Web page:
As USA Leads In Ebola Survival Rate Yoruba Elders Refocus On Africa
Dr. Craig Spencer the last of United States Healthcare workers that returned home sick as Ebola victim recently, was finally discharged at Bellevue Hospital in New York. More worthy is his call, echoing the call of Yoruba Elders International of Rhode Island in their workshop on November 8, 2014 that the world must refocus efforts on Liberia, Guinea and Sierra Leone without stigma. U.S has demonstrated that it can champion the rate of survival of Ebola patients.
Yoruba Elders International made the call on the 8th in Rhode Island, Dr. Spencer who was not discharged until the 11th of November, three days after the Conference, unaware of the Yoruba Elders made the same call. The election in United States politicized Ebola in Africa and returning American healthcare workers were unduly stigmatized. More media Health education is needed to combat the hysteria, stigma and myths about Ebola so that progressive effort can be in Africa.
Dr. Spencer had volunteered in Guinea to treat Ebola patients, did not infect anyone with Ebola and followed every precaution as he was not showing any symptom, vindicated the science we relied on. He took all precautions as expected by self-monitoring and reported himself as soon as his temperature was high. Ms. Kacy Hickox on her return was never sick but got detained.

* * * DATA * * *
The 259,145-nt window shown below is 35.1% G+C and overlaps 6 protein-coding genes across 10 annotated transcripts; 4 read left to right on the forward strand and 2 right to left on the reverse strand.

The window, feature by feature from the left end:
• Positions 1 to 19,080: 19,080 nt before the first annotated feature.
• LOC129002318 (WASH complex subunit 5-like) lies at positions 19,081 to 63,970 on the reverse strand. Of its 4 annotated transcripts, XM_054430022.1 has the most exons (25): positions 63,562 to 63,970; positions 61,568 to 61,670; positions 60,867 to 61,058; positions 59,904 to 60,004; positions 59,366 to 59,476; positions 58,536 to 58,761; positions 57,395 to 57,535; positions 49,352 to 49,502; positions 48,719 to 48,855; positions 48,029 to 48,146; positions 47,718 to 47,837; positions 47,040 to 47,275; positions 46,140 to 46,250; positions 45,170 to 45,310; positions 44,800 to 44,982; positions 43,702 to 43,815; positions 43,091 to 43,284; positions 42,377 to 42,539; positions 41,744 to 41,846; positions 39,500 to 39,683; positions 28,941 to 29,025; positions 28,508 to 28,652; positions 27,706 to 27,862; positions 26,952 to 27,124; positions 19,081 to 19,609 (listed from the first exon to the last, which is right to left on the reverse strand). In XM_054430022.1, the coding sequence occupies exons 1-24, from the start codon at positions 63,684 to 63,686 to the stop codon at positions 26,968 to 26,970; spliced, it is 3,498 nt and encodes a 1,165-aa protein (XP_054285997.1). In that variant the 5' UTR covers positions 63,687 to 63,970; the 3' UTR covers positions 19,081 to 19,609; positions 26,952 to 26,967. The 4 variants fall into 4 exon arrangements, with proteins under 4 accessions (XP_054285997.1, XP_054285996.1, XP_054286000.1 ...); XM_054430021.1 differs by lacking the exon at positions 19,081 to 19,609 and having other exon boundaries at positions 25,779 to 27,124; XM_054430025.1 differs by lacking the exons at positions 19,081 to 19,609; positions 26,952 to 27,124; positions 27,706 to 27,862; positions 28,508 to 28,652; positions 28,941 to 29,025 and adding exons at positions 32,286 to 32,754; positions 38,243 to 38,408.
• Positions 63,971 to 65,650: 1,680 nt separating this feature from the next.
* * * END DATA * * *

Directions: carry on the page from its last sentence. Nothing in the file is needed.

Moreover, the only fatality in USA, Mr. Tom Duncan's family in the house was not infected. It further buttresses scientific empirical knowledge of Ebola transmission. During the workshop Dr. Fine the Director of Rhode Island Dept. of Health gave the prognosis of Ebola. He assured the general community and African community in particular that they are prepared to deal with any case of Ebola. Other speakers included Drs. Abia Benton, Hafees Fatunmbi and John Connor.
Before the Conference, Liberian and African communities in Rhode Island had community outreach educating people about Ebola. The Liberian communities all over United States have been disproportionally stigmatized and African countries far away from West Africa have had those who are American citizens visiting discriminated against after brief visits to Africa. One Nigerian in Connecticut had to sue in court to get his child back in school after a brief visit.
Duncan family has settled with the Dallas Hospital. Some Africans had speculated and could not understand why it was only Mr. Tom Duncan that died; and who created Ebola in the first place. There are different hypothesis out there but we must focus on science just as we asked those that have reduce transmission of Ebola to hysteria to focus on science. If Mr. Tom Duncan had health insurance, he would have been delayed for more diagnostic tests covered by insurance.
As for who created Ebola, it has been around since 1976 at the first outbreak in Zaire (Congo). There are many organisms like bacteria and virus that may survive in one species of animal and not in another. A virus may survive in monkey or bat without causing any sickness. The same virus such as Ebola would and has caused disease in man. Actually, that involves jumping from one species to another like the bird virus. But every disease does not start in Africa.